Engineered wood and plastic laminate are versatile and useful in a variety of locations and industries. Durable and beautiful, these products continue to show up in homes, offices, furniture, recreational vehicles, and more. Engineered wood and plastic laminate have been popular for decades, and both have a long and interesting history.
Engineered wood, generally speaking, is a product comprised of wood or wood pieces, compressed with an adhesive, and covered with a veneer or laminate. There are many types of engineered wood, but it all started with plywood. And there is a great story behind the development of plywood.
According to the APA, the nonprofit trade association for the engineered wood industry, archaeologists have found traces of laminated wood as far back as the Ancient Egyptian era. Not until 1865 was the first patent issued for manufactured wood, but no one truly capitalized on it until 1905. That year, the World’s Fair in Portland, Oregon, was commemorating the 100-year anniversary of the Lewis and Clark expeditions, and one product they chose to showcase was Portland Manufacturing’s 3-ply veneer work. Their exhibit was a hit, catching the attention of cabinet makers and door manufacturers alike. Soon after, it became known as plywood.
Then in 1934, a technological breakthrough in the form of waterproof adhesives made it possible for these wood products to be used outdoors. In World War II, these materials were considered essential in the war efforts. The booming post-war economy of the mid-40s through the 50s saw a dramatic rise in the need for plywood, and by 1954, the industry was producing nearly 40 billion square feet per year. By 1975, the United States alone was manufacturing in excess of 16 billion square feet, twice what the industry leaders and researchers has predicted.
Technology, as its nature requires, continued to advance. In the 1970s and early 80s, for example, plywood principles were utilized to create many of the products we know and love today: OSB, glued laminated timber, laminated veneer lumber, and others. Engineered wood can even outperform solid wood in some important ways. For one, it’s man-made, so it can be more easily customized. Two, glulam is actually stronger and stiffer than comparable lumber, and pound-for-pound is stronger than steel. Three, engineered wood stands up better to the elements while still maintaining the look of real wood. And four, these products are green—manufactured wood makes more efficient use of timber than does solid wood.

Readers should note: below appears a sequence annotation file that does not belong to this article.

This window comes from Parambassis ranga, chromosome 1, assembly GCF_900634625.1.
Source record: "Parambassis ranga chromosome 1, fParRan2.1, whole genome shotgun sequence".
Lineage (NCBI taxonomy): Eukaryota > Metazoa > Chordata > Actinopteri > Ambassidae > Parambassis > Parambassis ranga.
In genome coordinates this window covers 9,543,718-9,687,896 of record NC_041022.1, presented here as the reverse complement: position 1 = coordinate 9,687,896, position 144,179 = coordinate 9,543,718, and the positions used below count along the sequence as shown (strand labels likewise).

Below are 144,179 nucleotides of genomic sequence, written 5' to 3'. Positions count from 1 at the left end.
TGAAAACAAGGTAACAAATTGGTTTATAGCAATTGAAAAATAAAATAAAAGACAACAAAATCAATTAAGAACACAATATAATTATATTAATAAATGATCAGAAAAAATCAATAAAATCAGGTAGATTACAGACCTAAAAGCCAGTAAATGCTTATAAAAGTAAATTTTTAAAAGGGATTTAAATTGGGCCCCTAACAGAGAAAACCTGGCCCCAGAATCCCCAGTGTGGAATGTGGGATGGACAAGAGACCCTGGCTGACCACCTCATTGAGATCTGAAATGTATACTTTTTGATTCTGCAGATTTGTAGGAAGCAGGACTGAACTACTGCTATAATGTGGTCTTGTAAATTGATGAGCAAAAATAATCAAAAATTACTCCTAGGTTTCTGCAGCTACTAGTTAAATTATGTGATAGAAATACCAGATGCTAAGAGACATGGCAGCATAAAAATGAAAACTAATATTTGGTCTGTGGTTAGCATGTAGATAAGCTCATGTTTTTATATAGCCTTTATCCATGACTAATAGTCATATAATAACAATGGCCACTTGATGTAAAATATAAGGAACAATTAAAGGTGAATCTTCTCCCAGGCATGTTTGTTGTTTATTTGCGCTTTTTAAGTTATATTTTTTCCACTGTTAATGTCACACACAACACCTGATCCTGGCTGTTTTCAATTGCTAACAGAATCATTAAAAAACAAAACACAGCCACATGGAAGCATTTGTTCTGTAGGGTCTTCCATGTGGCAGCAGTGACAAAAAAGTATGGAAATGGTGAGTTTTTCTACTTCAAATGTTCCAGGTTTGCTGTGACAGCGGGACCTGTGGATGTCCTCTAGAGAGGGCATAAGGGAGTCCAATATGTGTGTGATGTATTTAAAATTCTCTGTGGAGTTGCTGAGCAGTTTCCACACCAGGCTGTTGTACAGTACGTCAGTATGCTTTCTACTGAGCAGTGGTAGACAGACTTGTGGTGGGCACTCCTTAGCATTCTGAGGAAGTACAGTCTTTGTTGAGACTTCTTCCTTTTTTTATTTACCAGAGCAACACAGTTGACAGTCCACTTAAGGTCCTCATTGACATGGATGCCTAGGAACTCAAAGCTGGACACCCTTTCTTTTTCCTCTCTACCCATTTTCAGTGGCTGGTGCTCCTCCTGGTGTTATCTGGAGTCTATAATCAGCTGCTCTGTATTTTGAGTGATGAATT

Decorative Plastic Laminate
Plastic laminate is a durable but flexible product composed of layered strips of paper in varying thicknesses and design that have been saturated with resin and then heated. It is used for both practical and decorative purposes. It was created in the early 1900s by two engineers, Herbert A. Faber and Daniel J. O’Conor, almost by accident. There was a need for a rigid material for electronics insulation. By soaking some paper in resin and heating it, laminate was born.
Part of a dream-team of scientists, Faber and O’Conor struck out on their own in 1934 to form their own company. According to Madehow.com, the initial discovery of laminate was made possible by the development of Phenolic laminate resins, which were highly resistant to heat, water, chemicals, and electric current. Commonly used as insulation in shipping and Naval vessels, its utility and strength had a perfect showcase for its debut.
Then, in 1927 Faber and O’Conor discovered that they could add decorative paper to the laminate sheets, and its market quickly expanded. They also began to use wood grains and marble patterns to simulate the well-appreciated building materials of the time. In the 1940s, the industry progressed and developed a laminate that stood up to abuse as harsh as cigarette burns, and with a vast variety of patterns and ever-increasing durability, laminate became a common material in home design, specifically in kitchens and bathrooms.
Today’s laminate is even more versatile than the original. The bottom layer of laminate is composed of kraft paper, the same brown paper in which kids take their lunches to school. The number of layers of kraft paper determine the thickness, strength, and malleability of the final product, making it customizable to any situation. Used in cabinets, countertop surfaces, and even countertop edge molding, decorative plastic laminate, discovered accidentally, is one of the most useful materials in the building industry today.
At Genesis Products, we offer complete supply chain management including materials sourcing, warehousing, production and distribution. For over ten years we have been building relationships with the leading producers of adhesives, surfaces, and substrates to ensure our products contain the best materials so that we can offer them at the most competitive pricing.